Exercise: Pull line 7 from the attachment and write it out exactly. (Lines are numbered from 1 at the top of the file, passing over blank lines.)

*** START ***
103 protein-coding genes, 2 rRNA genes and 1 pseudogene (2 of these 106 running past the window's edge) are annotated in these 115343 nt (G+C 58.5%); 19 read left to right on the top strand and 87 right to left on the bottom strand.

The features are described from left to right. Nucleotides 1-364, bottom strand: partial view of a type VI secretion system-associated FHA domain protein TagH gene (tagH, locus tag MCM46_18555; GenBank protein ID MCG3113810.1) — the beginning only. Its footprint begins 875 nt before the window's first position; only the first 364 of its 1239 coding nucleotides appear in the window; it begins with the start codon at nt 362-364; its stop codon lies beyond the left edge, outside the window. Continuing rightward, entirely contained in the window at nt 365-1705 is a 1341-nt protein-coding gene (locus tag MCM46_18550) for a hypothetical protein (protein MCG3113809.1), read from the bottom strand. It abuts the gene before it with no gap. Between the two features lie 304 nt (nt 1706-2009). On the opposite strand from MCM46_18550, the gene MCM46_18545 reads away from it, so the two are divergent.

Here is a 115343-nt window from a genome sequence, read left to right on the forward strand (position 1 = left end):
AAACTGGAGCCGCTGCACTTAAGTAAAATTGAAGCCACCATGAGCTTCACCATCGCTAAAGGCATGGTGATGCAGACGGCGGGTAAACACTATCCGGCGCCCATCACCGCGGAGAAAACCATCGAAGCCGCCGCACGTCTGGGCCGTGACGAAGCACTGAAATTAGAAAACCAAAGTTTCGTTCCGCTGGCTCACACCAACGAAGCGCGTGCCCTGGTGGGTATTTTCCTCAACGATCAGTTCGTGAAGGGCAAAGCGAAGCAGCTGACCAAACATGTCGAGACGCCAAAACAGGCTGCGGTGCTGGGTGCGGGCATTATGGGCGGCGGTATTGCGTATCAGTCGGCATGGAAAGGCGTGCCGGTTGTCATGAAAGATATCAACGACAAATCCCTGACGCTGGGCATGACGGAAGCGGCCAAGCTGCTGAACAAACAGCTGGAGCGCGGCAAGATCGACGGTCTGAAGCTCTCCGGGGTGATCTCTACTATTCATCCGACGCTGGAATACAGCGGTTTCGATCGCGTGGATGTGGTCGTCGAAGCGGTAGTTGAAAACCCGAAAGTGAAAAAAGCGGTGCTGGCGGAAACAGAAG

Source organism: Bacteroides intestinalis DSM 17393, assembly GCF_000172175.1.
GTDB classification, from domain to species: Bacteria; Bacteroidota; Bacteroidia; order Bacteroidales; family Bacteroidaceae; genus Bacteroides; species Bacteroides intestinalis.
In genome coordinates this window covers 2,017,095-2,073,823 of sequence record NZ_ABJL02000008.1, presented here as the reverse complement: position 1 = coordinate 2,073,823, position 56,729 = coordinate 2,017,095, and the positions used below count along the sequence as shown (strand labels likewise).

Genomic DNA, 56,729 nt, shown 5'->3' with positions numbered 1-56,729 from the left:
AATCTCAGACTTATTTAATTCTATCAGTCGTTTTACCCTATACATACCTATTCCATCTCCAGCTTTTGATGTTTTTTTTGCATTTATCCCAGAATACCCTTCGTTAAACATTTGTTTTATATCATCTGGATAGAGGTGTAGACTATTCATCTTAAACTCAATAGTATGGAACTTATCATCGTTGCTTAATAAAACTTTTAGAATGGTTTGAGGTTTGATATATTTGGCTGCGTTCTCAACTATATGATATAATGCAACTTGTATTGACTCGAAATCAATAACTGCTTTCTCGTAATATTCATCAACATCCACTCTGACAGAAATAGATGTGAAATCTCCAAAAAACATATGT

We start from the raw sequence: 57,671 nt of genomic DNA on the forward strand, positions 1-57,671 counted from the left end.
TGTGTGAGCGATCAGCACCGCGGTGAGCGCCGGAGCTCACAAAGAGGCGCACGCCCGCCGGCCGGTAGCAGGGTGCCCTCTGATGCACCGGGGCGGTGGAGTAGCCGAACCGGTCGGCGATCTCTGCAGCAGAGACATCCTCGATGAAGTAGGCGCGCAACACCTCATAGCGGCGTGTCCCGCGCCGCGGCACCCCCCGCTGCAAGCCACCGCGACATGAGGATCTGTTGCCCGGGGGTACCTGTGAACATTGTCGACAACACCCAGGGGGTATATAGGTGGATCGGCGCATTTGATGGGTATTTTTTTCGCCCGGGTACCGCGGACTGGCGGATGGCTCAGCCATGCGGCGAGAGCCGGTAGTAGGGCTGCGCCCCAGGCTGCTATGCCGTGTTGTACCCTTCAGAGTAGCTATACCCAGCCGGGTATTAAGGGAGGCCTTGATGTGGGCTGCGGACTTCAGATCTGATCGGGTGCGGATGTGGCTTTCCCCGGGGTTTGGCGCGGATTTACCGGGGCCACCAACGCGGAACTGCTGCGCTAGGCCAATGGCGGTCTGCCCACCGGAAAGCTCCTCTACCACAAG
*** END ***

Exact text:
In genome coordinates this window covers 2,017,095-2,073,823 of sequence record NZ_ABJL02000008.1, presented here as the reverse complement: position 1 = coordinate 2,073,823, position 56,729 = coordinate 2,017,095, and the positions used below count along the sequence as shown (strand labels likewise).